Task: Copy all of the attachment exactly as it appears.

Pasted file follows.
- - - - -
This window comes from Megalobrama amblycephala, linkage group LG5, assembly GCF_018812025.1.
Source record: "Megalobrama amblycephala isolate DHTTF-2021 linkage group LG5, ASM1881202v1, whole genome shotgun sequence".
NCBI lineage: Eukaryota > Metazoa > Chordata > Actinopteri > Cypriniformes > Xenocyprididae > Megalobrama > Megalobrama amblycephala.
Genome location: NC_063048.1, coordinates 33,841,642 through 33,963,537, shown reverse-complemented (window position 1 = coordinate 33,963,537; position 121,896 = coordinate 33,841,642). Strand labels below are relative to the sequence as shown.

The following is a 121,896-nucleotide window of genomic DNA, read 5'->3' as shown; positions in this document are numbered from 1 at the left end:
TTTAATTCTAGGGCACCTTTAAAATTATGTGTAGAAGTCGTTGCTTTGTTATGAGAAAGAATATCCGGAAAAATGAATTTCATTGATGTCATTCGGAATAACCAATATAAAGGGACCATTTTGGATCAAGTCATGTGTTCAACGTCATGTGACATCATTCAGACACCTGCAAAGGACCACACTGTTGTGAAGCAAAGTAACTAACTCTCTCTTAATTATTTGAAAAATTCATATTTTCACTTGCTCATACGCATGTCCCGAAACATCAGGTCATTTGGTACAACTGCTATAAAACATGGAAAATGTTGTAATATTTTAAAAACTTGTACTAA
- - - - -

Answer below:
This window comes from Megalobrama amblycephala, linkage group LG5, assembly GCF_018812025.1.
Source record: "Megalobrama amblycephala isolate DHTTF-2021 linkage group LG5, ASM1881202v1, whole genome shotgun sequence".
NCBI lineage: Eukaryota > Metazoa > Chordata > Actinopteri > Cypriniformes > Xenocyprididae > Megalobrama > Megalobrama amblycephala.
Genome location: NC_063048.1, coordinates 33,841,642 through 33,963,537, shown reverse-complemented (window position 1 = coordinate 33,963,537; position 121,896 = coordinate 33,841,642). Strand labels below are relative to the sequence as shown.

The following is a 121,896-nucleotide window of genomic DNA, read 5'->3' as shown; positions in this document are numbered from 1 at the left end:
TTTAATTCTAGGGCACCTTTAAAATTATGTGTAGAAGTCGTTGCTTTGTTATGAGAAAGAATATCCGGAAAAATGAATTTCATTGATGTCATTCGGAATAACCAATATAAAGGGACCATTTTGGATCAAGTCATGTGTTCAACGTCATGTGACATCATTCAGACACCTGCAAAGGACCACACTGTTGTGAAGCAAAGTAACTAACTCTCTCTTAATTATTTGAAAAATTCATATTTTCACTTGCTCATACGCATGTCCCGAAACATCAGGTCATTTGGTACAACTGCTATAAAACATGGAAAATGTTGTAATATTTTAAAAACTTGTACTAA